The Fix: Treating Historic Sheet Music

Earlier this year, two music manuscripts arrived in the book conservation lab from the Dibner Library for the History of Science and Technology. These two small items, James Bishop’s musical Gamut of 1766, and Uri Bishop’s Military Music from the War of 1812, were part of a donation earlier in the year by James L. Cerruti and his sister Vera V. Magruder. The generous gift was featured in a Smithsonian Libraries blog more »

Musical stuffed bunnies still sing it…..

“Easter Parade” is still a popular song- lots of little kids today know this old tune from their musical animal toys. You might know the lyrics and tune to sing along with the first 2 lines of the chorus of  “In your Easter bonnet, with all the frills upon it…”  Written by Irving Berlin in 1933, the song was also the basis of the iconic 1948 movie musical starring Judy Garland and Fred Astaire. The song was introduced by Marilyn Miller and Clifton Webb on Broadway as part of the musical revue As Thousands Cheer (1933), in which musical numbers were strung together on the thematic thread of newspaper headlines and the lives of rich and famous people.

A new look at old music

This post was written by Amy Lauder, summer intern in Discovery Services. Sheet music was the primary way that popular music was circulated in the late 19th and early 20th centuries, before radio and the record industry took over. The Bella C. Landauer Collection of Aeronautical Sheet Music at the Smithsonian Libraries contains many pieces of music from this era, all having something to do with air travel. There was great progress more »

Star-Spangled Music

This post was written by Audrey Hopkins. Audrey is a Summer 2013 intern at the National Museum of American History Library. She is currently a library graduate student at Simmons College in Boston. This fourth of July, we give you all the fixings for a barbershop quartet! Among the collections here in the National Museum of American History Library are a number of books on American music. For 25 cents in 1897, more »

Poor Kitty Popcorn, or The Soldier’s Pet

The life of a soldier can be lonely, alternating tedium with terror, and the affection of a pet can offer much solace and amusement, creating a bond that can continue long after deployment is over (for instance, there have been recent stories in the news about some U.S. Marines who have adopted pet cats in Afghanistan, detailing their efforts to bring these beloved animals back home with them). The notion of a pet cat accustomed to riding along perched on a soldier’s knapsack hardly seems so fanciful.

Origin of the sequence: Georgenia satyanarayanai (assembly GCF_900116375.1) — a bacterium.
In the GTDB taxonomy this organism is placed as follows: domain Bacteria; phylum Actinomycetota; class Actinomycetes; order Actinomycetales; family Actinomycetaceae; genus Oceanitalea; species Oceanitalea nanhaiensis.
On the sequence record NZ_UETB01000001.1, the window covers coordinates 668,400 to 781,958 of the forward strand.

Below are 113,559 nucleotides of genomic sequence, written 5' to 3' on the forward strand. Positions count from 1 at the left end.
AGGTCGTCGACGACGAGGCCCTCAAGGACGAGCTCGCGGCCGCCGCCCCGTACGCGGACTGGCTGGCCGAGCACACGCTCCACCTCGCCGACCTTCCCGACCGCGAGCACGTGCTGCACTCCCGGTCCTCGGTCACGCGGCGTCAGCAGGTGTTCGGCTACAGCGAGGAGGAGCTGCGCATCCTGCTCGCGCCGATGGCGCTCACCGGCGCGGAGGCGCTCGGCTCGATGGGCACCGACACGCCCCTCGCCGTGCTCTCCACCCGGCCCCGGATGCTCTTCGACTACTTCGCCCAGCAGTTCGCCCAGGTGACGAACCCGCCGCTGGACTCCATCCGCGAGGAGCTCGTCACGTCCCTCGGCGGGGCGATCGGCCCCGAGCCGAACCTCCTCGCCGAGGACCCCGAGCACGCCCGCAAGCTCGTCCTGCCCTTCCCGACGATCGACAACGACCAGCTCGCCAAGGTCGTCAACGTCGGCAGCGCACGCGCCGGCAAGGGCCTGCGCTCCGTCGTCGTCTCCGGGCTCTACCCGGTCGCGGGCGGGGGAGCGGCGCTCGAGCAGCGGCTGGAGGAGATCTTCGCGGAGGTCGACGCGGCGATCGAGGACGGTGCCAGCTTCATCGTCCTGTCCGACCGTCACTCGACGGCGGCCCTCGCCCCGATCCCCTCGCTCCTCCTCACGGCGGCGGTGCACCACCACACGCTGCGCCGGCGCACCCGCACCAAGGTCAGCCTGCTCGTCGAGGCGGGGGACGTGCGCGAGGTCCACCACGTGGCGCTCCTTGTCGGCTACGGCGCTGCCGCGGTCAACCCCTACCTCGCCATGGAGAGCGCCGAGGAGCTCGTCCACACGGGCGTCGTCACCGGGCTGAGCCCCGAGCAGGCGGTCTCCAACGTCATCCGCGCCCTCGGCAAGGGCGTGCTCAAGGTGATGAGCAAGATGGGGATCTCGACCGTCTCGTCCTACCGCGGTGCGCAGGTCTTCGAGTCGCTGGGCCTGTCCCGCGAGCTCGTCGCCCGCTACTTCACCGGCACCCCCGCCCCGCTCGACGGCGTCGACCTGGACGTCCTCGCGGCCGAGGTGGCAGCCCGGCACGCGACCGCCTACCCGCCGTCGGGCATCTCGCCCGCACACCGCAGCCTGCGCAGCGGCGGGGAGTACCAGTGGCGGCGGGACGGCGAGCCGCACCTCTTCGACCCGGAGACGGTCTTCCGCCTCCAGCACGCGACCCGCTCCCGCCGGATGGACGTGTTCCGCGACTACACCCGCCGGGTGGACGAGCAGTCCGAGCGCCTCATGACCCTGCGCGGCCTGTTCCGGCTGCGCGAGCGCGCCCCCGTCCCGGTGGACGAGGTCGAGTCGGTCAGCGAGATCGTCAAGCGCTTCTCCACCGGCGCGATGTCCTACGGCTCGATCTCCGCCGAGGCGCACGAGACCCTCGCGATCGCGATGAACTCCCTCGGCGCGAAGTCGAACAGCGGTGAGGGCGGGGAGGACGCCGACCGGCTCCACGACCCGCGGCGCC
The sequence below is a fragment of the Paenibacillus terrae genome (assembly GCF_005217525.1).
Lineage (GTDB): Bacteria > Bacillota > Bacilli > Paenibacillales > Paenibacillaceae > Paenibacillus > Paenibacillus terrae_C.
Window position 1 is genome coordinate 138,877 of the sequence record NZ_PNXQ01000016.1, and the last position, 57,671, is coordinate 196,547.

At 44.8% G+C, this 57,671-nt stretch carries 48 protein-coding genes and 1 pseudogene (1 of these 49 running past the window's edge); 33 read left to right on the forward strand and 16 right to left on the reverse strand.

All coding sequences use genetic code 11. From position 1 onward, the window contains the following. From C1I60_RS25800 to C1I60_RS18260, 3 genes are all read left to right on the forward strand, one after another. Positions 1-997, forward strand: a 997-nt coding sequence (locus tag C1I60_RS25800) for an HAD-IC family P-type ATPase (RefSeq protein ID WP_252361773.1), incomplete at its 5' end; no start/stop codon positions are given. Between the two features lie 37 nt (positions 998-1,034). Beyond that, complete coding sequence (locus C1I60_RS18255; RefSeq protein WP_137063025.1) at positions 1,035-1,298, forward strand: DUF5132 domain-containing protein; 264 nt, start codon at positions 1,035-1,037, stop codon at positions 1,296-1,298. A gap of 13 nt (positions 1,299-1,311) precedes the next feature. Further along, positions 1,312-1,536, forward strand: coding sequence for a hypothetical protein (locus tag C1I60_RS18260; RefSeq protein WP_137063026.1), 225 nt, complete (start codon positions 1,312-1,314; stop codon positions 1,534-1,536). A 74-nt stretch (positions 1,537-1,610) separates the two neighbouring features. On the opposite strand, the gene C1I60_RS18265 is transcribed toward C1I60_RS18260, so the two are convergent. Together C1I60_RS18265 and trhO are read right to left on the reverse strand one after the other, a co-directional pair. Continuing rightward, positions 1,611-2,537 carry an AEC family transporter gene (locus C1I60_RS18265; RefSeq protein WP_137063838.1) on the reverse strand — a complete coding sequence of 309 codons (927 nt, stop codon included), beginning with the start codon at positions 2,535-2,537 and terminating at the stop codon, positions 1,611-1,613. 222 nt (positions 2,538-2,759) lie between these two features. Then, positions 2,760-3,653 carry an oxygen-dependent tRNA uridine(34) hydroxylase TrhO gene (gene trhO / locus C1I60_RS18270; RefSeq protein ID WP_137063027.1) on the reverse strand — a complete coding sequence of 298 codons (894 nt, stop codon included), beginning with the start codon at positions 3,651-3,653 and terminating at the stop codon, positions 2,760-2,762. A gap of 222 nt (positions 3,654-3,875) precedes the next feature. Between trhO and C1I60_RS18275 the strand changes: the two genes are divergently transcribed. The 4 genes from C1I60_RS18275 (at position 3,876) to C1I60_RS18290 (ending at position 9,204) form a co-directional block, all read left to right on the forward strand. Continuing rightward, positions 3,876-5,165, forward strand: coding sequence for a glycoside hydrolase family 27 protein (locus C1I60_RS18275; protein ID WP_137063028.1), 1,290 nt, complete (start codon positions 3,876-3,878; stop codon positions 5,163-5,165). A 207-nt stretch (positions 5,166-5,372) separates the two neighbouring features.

Something About Amelia

Amelia Earhart's Last Flight. Composer(s): McEnery, Dave. Lyricist: McEnery, Dave. Publishing Info: New York, NY: Stasney Music Corp., 1939. Today is Amelia Earhart's birthday. She was born July 24, 1897. The famous aviatrix went missing forty years later in July of 1937. Still a mystery, maybe some of these offerings from the Libraries may someday help to solve this puzzle of aviation history. Witness to the execution: the odyssey of Amelia Earhart. T.C. Buddy Brennan. Lost star: the search for Amelia Earhart. Randall Brink. East to the dawn: the life of Amelia Earhart. Susan Butler. Amelia Earhart: what really happened at Howland: report II: based on the unabridged pre-war Coast Guard record now released by George Carson Carrington. Related links: Amelia Earhart Day Women's History Month: Amelia Earhart Women in Aviation and Space History: Amelia EarhartThe Flight Stuff —Elizabeth Periale

And out of the night came a silver bird . . .

Charles A. Lindbergh, We: The Famous Flier's Own Story of His Life and His Transatlantic Flight, 1927, And out of the night came a silver bird bearing a boy who carried letters of introduction to Paris.   . . . bearing a boy who carried letters of introduction to Paris. Charles Augustus Lindbergh was born today, in 1902. The libraries has memorabilia of his historic flight in its National Air & Space Museum Library in the form of sheet music, biographies, an autobiography and much, much, more.—Elizabeth Periale

Follow Us

Latest Tweets